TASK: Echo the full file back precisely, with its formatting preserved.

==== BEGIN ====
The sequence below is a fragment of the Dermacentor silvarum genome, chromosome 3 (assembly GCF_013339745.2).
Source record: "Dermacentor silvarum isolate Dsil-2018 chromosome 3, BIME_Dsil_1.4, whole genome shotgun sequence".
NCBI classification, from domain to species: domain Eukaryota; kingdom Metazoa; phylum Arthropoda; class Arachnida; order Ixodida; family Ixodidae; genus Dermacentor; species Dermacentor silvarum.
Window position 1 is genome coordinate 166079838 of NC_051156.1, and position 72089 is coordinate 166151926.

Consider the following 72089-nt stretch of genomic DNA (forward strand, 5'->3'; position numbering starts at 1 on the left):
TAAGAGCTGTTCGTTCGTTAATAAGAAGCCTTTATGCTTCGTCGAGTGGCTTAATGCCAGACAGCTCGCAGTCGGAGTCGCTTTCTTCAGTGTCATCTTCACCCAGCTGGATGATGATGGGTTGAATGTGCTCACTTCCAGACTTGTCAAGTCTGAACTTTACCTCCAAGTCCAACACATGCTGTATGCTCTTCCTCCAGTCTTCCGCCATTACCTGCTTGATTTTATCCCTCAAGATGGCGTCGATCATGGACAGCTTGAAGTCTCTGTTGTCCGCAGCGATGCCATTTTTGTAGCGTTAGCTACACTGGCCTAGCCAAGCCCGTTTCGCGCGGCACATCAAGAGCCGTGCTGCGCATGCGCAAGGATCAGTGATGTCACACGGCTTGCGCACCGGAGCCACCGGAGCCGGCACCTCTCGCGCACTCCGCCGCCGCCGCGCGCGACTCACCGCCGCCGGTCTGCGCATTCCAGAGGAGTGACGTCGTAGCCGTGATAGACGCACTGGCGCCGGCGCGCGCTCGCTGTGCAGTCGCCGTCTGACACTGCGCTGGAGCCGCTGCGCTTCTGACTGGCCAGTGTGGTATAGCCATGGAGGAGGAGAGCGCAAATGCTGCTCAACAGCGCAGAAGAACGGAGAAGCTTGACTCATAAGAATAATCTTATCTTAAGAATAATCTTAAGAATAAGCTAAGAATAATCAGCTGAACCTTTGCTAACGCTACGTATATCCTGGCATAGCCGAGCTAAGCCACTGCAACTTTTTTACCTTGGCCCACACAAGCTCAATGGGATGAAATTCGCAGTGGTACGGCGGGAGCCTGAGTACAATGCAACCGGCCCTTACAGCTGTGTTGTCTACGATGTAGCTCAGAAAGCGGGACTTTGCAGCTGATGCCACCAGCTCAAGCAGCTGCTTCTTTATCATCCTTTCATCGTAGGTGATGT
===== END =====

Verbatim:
The sequence below is a fragment of the Dermacentor silvarum genome, chromosome 3 (assembly GCF_013339745.2).
Source record: "Dermacentor silvarum isolate Dsil-2018 chromosome 3, BIME_Dsil_1.4, whole genome shotgun sequence".
NCBI classification, from domain to species: domain Eukaryota; kingdom Metazoa; phylum Arthropoda; class Arachnida; order Ixodida; family Ixodidae; genus Dermacentor; species Dermacentor silvarum.
Window position 1 is genome coordinate 166079838 of NC_051156.1, and position 72089 is coordinate 166151926.

Consider the following 72089-nt stretch of genomic DNA (forward strand, 5'->3'; position numbering starts at 1 on the left):
TAAGAGCTGTTCGTTCGTTAATAAGAAGCCTTTATGCTTCGTCGAGTGGCTTAATGCCAGACAGCTCGCAGTCGGAGTCGCTTTCTTCAGTGTCATCTTCACCCAGCTGGATGATGATGGGTTGAATGTGCTCACTTCCAGACTTGTCAAGTCTGAACTTTACCTCCAAGTCCAACACATGCTGTATGCTCTTCCTCCAGTCTTCCGCCATTACCTGCTTGATTTTATCCCTCAAGATGGCGTCGATCATGGACAGCTTGAAGTCTCTGTTGTCCGCAGCGATGCCATTTTTGTAGCGTTAGCTACACTGGCCTAGCCAAGCCCGTTTCGCGCGGCACATCAAGAGCCGTGCTGCGCATGCGCAAGGATCAGTGATGTCACACGGCTTGCGCACCGGAGCCACCGGAGCCGGCACCTCTCGCGCACTCCGCCGCCGCCGCGCGCGACTCACCGCCGCCGGTCTGCGCATTCCAGAGGAGTGACGTCGTAGCCGTGATAGACGCACTGGCGCCGGCGCGCGCTCGCTGTGCAGTCGCCGTCTGACACTGCGCTGGAGCCGCTGCGCTTCTGACTGGCCAGTGTGGTATAGCCATGGAGGAGGAGAGCGCAAATGCTGCTCAACAGCGCAGAAGAACGGAGAAGCTTGACTCATAAGAATAATCTTATCTTAAGAATAATCTTAAGAATAAGCTAAGAATAATCAGCTGAACCTTTGCTAACGCTACGTATATCCTGGCATAGCCGAGCTAAGCCACTGCAACTTTTTTACCTTGGCCCACACAAGCTCAATGGGATGAAATTCGCAGTGGTACGGCGGGAGCCTGAGTACAATGCAACCGGCCCTTACAGCTGTGTTGTCTACGATGTAGCTCAGAAAGCGGGACTTTGCAGCTGATGCCACCAGCTCAAGCAGCTGCTTCTTTATCATCCTTTCATCGTAGGTGATGT